Has Cybercrime Surpassed Physical Crime?
THERE’S A PERVERSE competition over who’s got it tougher: IT or physical security professionals. The latest salvo in this battle was fired by respondents to an IBM survey, most of whom were chief information officers.
Almost 60 percent said that cybercrime is more costly to their business than physical crime. That’s becoming the conventional wisdom. But what do the numbers say?
It’s difficult to nail down because studies that attempt to quantify security losses across sectors and types of crime are based on extrapolation and guesswork. But what numbers there are show that the toll of physical crime in the United States still easily outpaces the cost of cybercrime.
For example, the FBI estimates the annual cost of cybercrime to be about $400 billion annually. Occupational fraud alone—which generally doesn’t include schemes using the Internet—is estimated at $660 billion per year by the Association of Certified Fraud Examiners. That might include setting up fictitious payees, altering checks, or overstating corporate assets. Counterfeit goods carve another large chunk out of the U.S. economy—$250 billion, according to the FBI.
A bevy of other numbers add to the physical-crime total. Cargo theft is estimated at “tens of billions” of dollars annually, says William Corley, former director of the International Cargo Security Council. In the retail sector, expert Read Hayes says the industry uses a figure of $40 billion lost via shrinkage and inventory loss. Some $700 million is drained by check fraud, according to the American Bankers Association.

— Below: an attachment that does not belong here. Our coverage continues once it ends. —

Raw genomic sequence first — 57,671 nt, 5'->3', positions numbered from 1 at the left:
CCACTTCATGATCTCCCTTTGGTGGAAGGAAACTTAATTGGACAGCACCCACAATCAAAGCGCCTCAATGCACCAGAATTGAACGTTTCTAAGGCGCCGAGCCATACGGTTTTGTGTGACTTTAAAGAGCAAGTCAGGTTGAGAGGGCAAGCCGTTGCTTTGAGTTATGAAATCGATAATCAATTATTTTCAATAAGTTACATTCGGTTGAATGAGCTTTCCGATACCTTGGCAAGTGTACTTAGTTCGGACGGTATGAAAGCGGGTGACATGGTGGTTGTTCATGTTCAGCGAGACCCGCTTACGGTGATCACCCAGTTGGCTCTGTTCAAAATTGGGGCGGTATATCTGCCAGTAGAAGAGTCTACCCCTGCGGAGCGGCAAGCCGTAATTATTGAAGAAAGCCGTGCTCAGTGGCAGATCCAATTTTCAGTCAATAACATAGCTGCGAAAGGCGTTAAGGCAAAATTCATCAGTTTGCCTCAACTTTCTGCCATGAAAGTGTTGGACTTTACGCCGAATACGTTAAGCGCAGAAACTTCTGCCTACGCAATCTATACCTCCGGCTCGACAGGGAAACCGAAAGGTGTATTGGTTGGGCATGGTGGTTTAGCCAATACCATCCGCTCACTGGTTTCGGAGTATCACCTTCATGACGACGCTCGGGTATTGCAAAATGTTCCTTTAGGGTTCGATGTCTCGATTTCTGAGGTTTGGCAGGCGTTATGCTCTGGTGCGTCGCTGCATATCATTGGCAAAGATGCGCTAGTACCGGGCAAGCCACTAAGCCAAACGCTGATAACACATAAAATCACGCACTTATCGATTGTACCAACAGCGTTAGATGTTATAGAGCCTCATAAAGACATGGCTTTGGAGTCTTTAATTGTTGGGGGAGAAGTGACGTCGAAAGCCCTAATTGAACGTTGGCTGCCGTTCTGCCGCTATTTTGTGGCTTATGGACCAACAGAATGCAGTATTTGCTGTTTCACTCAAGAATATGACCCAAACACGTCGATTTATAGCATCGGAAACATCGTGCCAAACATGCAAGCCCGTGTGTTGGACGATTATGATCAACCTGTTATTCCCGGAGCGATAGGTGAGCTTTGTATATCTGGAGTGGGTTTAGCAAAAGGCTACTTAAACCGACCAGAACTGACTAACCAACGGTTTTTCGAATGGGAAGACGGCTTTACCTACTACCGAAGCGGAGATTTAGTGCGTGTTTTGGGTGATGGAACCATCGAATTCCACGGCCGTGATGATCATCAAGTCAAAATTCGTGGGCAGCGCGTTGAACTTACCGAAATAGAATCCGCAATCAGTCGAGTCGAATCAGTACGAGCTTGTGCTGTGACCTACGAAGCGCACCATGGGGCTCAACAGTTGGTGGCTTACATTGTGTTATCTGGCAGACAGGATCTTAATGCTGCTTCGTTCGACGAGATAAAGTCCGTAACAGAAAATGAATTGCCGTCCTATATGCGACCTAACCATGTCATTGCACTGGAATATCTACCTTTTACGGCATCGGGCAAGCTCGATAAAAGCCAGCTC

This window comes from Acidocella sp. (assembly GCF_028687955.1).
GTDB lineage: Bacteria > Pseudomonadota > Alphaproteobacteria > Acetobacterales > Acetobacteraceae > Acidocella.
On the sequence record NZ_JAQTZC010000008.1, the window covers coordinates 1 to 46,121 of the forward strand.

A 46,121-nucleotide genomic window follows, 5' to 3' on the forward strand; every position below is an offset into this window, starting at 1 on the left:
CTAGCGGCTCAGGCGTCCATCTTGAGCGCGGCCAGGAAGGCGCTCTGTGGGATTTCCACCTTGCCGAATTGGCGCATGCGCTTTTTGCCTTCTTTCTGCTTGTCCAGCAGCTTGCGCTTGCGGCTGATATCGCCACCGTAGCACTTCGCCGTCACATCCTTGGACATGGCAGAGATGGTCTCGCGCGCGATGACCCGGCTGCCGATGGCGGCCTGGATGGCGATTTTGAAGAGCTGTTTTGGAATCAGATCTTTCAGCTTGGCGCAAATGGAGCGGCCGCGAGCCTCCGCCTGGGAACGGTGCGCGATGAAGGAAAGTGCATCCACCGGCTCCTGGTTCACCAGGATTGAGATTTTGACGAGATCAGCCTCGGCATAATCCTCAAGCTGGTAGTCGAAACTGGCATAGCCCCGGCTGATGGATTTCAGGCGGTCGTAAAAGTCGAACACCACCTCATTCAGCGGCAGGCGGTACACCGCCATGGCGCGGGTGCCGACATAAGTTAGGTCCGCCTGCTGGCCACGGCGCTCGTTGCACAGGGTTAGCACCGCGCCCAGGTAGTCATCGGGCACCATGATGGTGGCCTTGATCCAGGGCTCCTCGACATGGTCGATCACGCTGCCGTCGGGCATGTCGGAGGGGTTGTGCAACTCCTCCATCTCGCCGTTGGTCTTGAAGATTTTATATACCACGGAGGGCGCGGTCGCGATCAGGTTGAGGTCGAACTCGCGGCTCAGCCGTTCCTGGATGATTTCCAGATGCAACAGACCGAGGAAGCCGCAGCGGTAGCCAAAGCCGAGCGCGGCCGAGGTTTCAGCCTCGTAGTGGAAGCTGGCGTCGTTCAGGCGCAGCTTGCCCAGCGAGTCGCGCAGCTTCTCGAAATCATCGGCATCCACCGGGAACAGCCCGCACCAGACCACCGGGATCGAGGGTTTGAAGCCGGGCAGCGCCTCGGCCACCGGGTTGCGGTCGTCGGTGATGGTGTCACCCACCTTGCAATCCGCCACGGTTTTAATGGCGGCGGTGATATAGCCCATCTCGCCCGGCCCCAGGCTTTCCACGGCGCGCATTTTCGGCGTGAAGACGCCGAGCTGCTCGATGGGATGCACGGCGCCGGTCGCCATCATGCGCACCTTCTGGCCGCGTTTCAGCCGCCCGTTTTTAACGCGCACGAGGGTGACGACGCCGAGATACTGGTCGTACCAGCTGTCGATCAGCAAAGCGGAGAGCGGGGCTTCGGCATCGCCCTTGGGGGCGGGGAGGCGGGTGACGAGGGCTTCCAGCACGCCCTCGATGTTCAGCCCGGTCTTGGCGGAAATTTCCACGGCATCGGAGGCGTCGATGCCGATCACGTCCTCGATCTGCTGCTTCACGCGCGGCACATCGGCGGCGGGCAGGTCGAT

Data on physical crime excludes indirect or ancillary costs stemming from that crime. For example, businesses spend untold dollars defending and paying judgments on legal claims related to third-party crimes on the property and workplace violence.
The argument may be purely academic. “I don’t know that it matters” which costs more, says Dan Geer, vice president and chief scientist at data-protection firm Verdasys, Inc.
Then again, if you think you are most at risk for cybercrime, that’s likely where you will devote your resources. And if the risk lies elsewhere, that could mean that the company’s more costly vulnerabilities will not be adequately addressed.